Hiking offers pristine views, wildlife

ESTES PARK, Colo. — At high noon, the blue sky breathes in cool steady wind. The cirrus clouds offer a thin layer of contrast to the pure sky, interrupted by welcomed subdued sunrays. Lower your gaze, and you are enveloped by blankets of snow.

White, untouched, soft snow — the kind you just want to step in to make sure it’s real — covers the ground. Hopeful hikers at Rocky Mountain National Park did just that early April at one of the park’s most popular spots: Bear Lake. At an elevation of 9,475 feet, the high altitude produces crisp air, amazing views and some chilly weather.

Click on the video at right to view a slideshow photographed and narrated by writer Alexandra Roland about hiking in Rocky Mountain National Park.

“You are going to see beautiful scenery,” Ranger Dave Chamber said.

He and two fellow rangers stand at the beginning of the trail to answer any questions the passersby might have about hiking conditions. Even in late winter and early spring, conditions can be challenging and sometimes dangerous. According to the rangers, Bear Lake is one of the most popular trailheads, meaning that it leads to other hiking paths.

Past the Bear Lake Ranger Station and through some shady pine trees, hikers traipse through the slippery snow carefully. It comes up to your calf at some points and, if you are not aleet, you find yourself a lot deeper than you thought judging from the look of the surface.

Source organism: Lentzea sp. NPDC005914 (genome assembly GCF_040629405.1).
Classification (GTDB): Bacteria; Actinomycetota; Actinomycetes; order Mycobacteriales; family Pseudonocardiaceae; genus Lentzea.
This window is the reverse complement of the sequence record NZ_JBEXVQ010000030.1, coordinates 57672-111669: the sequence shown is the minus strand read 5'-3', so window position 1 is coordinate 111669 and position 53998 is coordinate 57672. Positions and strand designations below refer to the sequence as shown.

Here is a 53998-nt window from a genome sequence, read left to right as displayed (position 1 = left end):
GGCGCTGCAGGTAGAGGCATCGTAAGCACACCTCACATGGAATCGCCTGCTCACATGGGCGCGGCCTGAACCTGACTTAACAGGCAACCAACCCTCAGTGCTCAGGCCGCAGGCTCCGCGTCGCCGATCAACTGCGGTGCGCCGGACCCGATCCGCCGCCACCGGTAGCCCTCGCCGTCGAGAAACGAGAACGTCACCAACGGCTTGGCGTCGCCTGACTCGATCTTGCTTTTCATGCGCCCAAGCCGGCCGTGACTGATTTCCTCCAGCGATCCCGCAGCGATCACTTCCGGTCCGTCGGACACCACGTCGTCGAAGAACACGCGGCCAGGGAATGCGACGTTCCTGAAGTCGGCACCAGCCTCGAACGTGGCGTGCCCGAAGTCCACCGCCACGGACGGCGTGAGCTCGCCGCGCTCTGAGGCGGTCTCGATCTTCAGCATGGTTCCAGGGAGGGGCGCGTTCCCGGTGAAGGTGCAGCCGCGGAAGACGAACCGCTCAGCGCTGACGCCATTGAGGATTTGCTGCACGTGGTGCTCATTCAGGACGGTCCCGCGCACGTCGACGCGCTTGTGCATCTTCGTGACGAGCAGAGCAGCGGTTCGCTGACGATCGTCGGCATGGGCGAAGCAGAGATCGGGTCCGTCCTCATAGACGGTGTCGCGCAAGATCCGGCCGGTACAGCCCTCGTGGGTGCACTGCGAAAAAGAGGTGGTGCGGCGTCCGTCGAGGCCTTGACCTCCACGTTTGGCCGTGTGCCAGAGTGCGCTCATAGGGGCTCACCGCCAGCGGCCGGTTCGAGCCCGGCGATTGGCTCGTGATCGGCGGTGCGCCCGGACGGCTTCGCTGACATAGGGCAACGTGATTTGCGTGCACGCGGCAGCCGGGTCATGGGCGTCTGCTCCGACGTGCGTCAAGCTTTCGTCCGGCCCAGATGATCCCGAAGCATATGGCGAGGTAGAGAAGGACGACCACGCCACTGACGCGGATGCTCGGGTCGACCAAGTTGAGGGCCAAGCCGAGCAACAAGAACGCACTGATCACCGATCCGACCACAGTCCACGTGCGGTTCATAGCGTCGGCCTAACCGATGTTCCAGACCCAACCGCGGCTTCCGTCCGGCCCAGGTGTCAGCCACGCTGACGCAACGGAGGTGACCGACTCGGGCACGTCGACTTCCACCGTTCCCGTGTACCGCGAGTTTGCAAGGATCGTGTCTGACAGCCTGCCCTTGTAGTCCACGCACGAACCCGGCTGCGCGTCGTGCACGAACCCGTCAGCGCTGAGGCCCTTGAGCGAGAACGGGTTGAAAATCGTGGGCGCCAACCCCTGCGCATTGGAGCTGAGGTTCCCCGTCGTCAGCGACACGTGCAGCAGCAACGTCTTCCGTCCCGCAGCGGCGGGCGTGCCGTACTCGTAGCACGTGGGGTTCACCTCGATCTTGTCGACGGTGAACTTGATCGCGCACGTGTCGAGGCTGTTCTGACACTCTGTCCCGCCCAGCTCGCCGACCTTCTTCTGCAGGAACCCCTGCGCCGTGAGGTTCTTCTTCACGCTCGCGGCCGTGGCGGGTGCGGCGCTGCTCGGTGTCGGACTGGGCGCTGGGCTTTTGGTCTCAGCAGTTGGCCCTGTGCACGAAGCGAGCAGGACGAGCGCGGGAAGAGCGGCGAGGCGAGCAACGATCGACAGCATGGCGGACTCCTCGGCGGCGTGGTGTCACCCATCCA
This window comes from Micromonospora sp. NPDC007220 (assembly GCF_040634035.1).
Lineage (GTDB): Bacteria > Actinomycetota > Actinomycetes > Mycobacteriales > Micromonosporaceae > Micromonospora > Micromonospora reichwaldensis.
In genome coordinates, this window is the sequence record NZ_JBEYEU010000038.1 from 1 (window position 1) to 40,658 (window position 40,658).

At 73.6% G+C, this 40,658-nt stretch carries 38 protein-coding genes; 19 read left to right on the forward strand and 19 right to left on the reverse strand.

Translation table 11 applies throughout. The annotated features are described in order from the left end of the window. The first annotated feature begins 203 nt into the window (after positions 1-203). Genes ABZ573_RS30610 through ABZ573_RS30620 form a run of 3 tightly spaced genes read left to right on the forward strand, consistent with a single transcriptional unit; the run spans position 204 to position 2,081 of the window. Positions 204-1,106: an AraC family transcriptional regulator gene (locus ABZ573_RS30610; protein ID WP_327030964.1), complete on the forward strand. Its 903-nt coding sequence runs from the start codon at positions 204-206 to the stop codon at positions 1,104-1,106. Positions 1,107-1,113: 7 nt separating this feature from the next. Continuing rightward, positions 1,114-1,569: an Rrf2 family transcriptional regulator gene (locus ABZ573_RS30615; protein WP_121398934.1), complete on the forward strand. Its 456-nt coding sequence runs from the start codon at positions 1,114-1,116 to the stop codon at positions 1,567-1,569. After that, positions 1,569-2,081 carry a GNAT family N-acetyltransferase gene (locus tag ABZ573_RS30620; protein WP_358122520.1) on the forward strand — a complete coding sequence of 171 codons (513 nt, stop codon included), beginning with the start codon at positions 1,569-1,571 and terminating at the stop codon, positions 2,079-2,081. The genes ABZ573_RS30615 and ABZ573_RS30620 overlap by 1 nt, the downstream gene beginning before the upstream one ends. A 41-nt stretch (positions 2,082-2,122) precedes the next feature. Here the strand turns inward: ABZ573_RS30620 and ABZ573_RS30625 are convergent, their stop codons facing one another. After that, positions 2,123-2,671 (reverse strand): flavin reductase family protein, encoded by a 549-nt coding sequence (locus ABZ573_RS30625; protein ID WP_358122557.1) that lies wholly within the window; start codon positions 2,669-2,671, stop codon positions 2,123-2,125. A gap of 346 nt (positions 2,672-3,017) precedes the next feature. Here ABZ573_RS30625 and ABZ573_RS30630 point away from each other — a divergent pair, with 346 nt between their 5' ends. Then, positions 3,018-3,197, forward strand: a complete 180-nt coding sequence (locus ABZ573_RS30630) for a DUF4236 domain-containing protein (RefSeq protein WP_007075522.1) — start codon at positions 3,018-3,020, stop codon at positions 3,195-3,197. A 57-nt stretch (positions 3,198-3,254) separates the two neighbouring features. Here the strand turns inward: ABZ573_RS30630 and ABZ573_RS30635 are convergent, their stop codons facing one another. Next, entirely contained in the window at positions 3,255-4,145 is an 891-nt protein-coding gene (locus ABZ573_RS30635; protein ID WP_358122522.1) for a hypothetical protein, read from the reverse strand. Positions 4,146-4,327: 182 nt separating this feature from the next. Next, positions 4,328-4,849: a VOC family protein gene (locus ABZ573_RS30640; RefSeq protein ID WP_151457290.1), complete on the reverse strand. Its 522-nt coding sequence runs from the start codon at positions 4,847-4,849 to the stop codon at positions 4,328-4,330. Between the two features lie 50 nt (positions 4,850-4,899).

Two visitors prepare to go on a hike at Bear Lake  One adjusts her snow shoe while the other waits (Photo by Spiridoul Koutrokois). Below, Ranger Dave Chamber stands with two other rangers to answer questions from hikers at the entrance to the trailhead (Photo by Alexandra Roland).

After much trepidation though, a prize is waiting just around the bend. A clear white open expanse sits surrounded by tree-covered mountains. Just under the snow is a frozen-over a lake.

Daring visitors meander to the center, the snow turning to slush in the wake of each footprint. Some take a few snapshots, make a snow angel, or wander around the edge of the lake for a closer look at the icicles hanging from a nearby slab of mountain.

Rocky Mountain National Park is home to approximately 352 marked hiking trails. The winding paths vary from the narrow and desolate to the snowy frequented and footprint covered.

Hikers brave the elevation spike for a chance to observe the pristine scenic views, the raw sounds of nature and the feeling of welcomed alienation from the rest of the world, even for just a few moments.

The trails attract hikers of all expertise, ages and interests.

Some of the more unprepared visitors eager for a quick look at the now-frozen and snowed-over Bear Lake, slip and slide over the icy snow in flip flops and shorts quick enough to take a fast picture and then rush back to the heated car.

Others donned in snow jackets, gloves, and sunglasses seem a little bit more prepared. These hikers are ready to use their hiking sticks and snowshoes to brave the snowy conditions and progress farther along the trail. Many are no strangers to hiking conditions at high altitudes and have ample supplies. They also take proper precautions.